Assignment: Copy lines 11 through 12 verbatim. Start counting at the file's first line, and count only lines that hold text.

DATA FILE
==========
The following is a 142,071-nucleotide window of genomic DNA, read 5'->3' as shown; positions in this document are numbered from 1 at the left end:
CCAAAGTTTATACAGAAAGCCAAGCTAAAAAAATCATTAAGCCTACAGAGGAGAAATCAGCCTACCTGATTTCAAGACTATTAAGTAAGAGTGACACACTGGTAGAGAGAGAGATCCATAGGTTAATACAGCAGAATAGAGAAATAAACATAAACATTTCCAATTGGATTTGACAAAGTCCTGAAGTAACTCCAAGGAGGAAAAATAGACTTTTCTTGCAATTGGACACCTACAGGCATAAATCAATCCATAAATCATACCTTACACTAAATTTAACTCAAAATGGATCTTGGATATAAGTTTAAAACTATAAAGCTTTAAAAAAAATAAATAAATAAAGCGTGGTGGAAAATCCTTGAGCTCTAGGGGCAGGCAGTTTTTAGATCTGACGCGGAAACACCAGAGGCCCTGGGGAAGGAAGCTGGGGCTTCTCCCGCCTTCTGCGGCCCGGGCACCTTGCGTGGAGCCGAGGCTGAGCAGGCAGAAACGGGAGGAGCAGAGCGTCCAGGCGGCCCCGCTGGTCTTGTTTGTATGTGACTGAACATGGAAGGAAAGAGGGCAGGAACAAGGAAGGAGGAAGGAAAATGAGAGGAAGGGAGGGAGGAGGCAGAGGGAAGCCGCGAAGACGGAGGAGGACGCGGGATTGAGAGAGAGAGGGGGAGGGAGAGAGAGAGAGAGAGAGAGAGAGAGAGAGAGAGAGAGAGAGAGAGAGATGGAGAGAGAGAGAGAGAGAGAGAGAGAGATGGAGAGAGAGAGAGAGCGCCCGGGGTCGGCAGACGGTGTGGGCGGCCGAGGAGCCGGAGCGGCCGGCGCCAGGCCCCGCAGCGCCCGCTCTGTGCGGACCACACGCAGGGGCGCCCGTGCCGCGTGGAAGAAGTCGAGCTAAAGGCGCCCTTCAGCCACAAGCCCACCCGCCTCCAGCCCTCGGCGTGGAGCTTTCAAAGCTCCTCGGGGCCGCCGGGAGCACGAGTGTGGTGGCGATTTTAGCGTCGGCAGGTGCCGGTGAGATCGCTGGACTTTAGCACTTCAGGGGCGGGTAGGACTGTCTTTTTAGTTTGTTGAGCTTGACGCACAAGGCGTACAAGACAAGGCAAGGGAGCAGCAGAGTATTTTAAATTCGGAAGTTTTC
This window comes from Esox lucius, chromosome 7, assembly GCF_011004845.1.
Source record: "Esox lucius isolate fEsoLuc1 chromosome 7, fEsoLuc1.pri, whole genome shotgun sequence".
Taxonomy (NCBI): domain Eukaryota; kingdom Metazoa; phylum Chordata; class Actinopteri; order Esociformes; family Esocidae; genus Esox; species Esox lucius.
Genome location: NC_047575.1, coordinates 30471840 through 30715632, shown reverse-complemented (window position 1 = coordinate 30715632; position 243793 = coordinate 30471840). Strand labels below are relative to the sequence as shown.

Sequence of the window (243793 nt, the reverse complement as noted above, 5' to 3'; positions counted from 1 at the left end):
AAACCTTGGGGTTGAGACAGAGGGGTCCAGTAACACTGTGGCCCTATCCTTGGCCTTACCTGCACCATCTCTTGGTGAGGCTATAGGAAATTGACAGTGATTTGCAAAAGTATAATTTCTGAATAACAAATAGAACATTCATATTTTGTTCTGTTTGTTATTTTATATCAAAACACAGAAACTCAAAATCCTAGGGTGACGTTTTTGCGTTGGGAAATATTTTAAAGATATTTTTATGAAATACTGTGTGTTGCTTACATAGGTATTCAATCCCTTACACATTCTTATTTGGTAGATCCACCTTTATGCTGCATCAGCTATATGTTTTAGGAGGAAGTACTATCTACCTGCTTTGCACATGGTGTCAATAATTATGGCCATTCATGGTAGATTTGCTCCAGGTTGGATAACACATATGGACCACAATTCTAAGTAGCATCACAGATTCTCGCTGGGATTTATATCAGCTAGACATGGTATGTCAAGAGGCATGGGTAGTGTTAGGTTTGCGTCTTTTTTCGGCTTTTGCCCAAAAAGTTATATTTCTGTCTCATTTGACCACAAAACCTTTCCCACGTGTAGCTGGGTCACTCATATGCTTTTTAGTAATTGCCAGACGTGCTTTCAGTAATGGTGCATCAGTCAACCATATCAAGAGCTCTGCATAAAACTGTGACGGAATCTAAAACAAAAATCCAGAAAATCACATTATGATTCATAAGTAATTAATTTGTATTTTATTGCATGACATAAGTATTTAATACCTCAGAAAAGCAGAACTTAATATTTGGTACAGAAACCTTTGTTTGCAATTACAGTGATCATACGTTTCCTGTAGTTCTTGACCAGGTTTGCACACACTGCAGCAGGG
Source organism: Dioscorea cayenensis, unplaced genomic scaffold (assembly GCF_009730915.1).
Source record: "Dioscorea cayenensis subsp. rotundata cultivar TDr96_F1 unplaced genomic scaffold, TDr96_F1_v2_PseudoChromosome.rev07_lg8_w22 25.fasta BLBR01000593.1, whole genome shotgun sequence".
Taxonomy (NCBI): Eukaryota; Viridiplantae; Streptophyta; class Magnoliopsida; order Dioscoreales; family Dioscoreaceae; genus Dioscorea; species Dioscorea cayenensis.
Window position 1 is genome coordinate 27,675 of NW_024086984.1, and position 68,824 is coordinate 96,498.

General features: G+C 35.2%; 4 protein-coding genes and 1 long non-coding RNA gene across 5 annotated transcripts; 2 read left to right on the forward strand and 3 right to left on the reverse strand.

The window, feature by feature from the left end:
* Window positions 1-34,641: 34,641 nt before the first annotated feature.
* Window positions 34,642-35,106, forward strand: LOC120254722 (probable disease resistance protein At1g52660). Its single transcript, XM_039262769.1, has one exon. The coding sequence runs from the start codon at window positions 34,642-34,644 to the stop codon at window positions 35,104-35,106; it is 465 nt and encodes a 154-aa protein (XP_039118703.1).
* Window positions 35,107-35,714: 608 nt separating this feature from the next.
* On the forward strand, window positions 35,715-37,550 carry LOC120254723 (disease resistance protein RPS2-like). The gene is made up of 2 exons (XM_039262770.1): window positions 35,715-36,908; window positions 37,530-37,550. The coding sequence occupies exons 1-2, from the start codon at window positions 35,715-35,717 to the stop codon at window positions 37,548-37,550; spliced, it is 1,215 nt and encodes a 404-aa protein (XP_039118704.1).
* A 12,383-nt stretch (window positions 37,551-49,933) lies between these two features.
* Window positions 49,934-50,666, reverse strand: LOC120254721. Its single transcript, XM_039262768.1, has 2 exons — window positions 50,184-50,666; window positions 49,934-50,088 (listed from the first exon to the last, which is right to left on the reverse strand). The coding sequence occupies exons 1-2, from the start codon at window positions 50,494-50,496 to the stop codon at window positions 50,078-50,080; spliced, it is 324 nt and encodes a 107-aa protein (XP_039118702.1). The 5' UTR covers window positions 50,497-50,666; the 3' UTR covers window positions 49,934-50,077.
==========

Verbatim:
Taxonomy (NCBI): Eukaryota; Viridiplantae; Streptophyta; class Magnoliopsida; order Dioscoreales; family Dioscoreaceae; genus Dioscorea; species Dioscorea cayenensis.
Window position 1 is genome coordinate 27,675 of NW_024086984.1, and position 68,824 is coordinate 96,498.